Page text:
HTTP vs. HTTPS: What You Need to Know


If you’re reading this, chances are you’ve come across the terms “HTTP” and “HTTPS” before. They are the two most common types of protocols used on the internet that allow for communication between a user and a website. While they may seem similar, there are some key differences between the two that you should be aware of. Here’s a quick rundown of what you need to know about each one.

What is Hypertext Transfer Protocol (HTTP)?

Hypertext Transfer Protocol (or, simply put, “protocol”) is the standard application protocol used for communication on the World Wide Web. When you enter a website’s URL into your web browser, your computer will send a request to the server that hosts the website. The server will then respond with the requested website, which will be displayed in your browser.

One thing to keep in mind is that, by default, communication between your computer and the server is not encrypted. This means that anyone who has access to the network that your computer is connected to can potentially intercept and read the data that’s being sent between the two. While this may not be a big deal for some websites, it can be a serious security issue for others. This is where HTTPS comes in.

What is Hypertext Transfer Protocol Secure (HTTPS)?

Hypertext Transfer Protocol Secure (HTTPS) is an extension of the regular Hypertext Transfer Protocol. The main difference between the two is that, with HTTPS, all communication between your computer and the server is encrypted. This means that anyone who tries to intercept the data being sent will not be able to read it.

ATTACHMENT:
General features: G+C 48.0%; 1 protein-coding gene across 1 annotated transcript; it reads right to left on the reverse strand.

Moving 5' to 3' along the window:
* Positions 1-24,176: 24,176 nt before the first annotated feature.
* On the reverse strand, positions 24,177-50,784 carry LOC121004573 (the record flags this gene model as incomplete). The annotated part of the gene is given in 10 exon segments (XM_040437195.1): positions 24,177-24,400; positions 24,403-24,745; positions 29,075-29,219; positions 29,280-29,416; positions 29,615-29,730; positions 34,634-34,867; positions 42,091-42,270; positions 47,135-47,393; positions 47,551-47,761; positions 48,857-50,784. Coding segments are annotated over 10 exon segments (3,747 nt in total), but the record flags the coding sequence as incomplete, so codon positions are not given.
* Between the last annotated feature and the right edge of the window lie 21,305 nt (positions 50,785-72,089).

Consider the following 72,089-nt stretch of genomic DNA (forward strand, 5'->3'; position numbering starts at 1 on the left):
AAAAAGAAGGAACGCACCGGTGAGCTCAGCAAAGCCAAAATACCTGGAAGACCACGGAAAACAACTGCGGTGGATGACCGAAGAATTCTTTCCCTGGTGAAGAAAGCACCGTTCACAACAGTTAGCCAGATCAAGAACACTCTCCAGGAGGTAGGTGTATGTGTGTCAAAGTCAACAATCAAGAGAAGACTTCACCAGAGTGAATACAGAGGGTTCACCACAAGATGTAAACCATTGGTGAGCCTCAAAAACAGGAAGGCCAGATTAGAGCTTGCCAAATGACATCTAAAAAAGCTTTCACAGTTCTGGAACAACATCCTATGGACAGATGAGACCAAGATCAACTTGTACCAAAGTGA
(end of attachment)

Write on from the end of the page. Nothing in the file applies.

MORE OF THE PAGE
In order for a website to use HTTPS, it must have a valid security certificate. This is a digital certificate that verifies that the website is who it says it is and that the data being transmitted is encrypted. When you visit a website that uses HTTPS, your web browser will check to see if the website has a valid security certificate. If it does, you will see a green lock icon in the address bar, which indicates that the website is secure.

Why Does it Matter Which One You Use?

For most websites, it doesn’t really matter whether you use the regular Hypertext Transfer Protocol or the secure version. However, there are some instances where it’s important to use the secure version. For example, suppose you’re entering sensitive information into a website, such as your credit card number or Social Security number. In that case, you’ll want to make sure that the website is using HTTPS. This will help to ensure that your information stays safe and secure.

Additionally, if you’re a website owner, you may want to consider using HTTPS for your website. This is especially true if you’re handling sensitive information or accepting payments on your website. Making the switch to HTTPS can be a bit of a process, but with the help of a web design agency in Atlanta, you can make the transition quickly and easily. They can help you to obtain the necessary security certificate and make sure that your website is properly configured to use HTTPS. Apart from this, knowing SEO friendly web design tips for business owners can help you attract organic traffic to your website. This way, you can focus on your business goals while they take care of the technical details.

The Bottom Line

So, there you have it! That’s a quick rundown of the difference between Hypertext Transfer Protocol and Hypertext Transfer Protocol Secure. Keep these things in mind the next time you’re browsing the web, and be sure to use the secure protocol version whenever possible.

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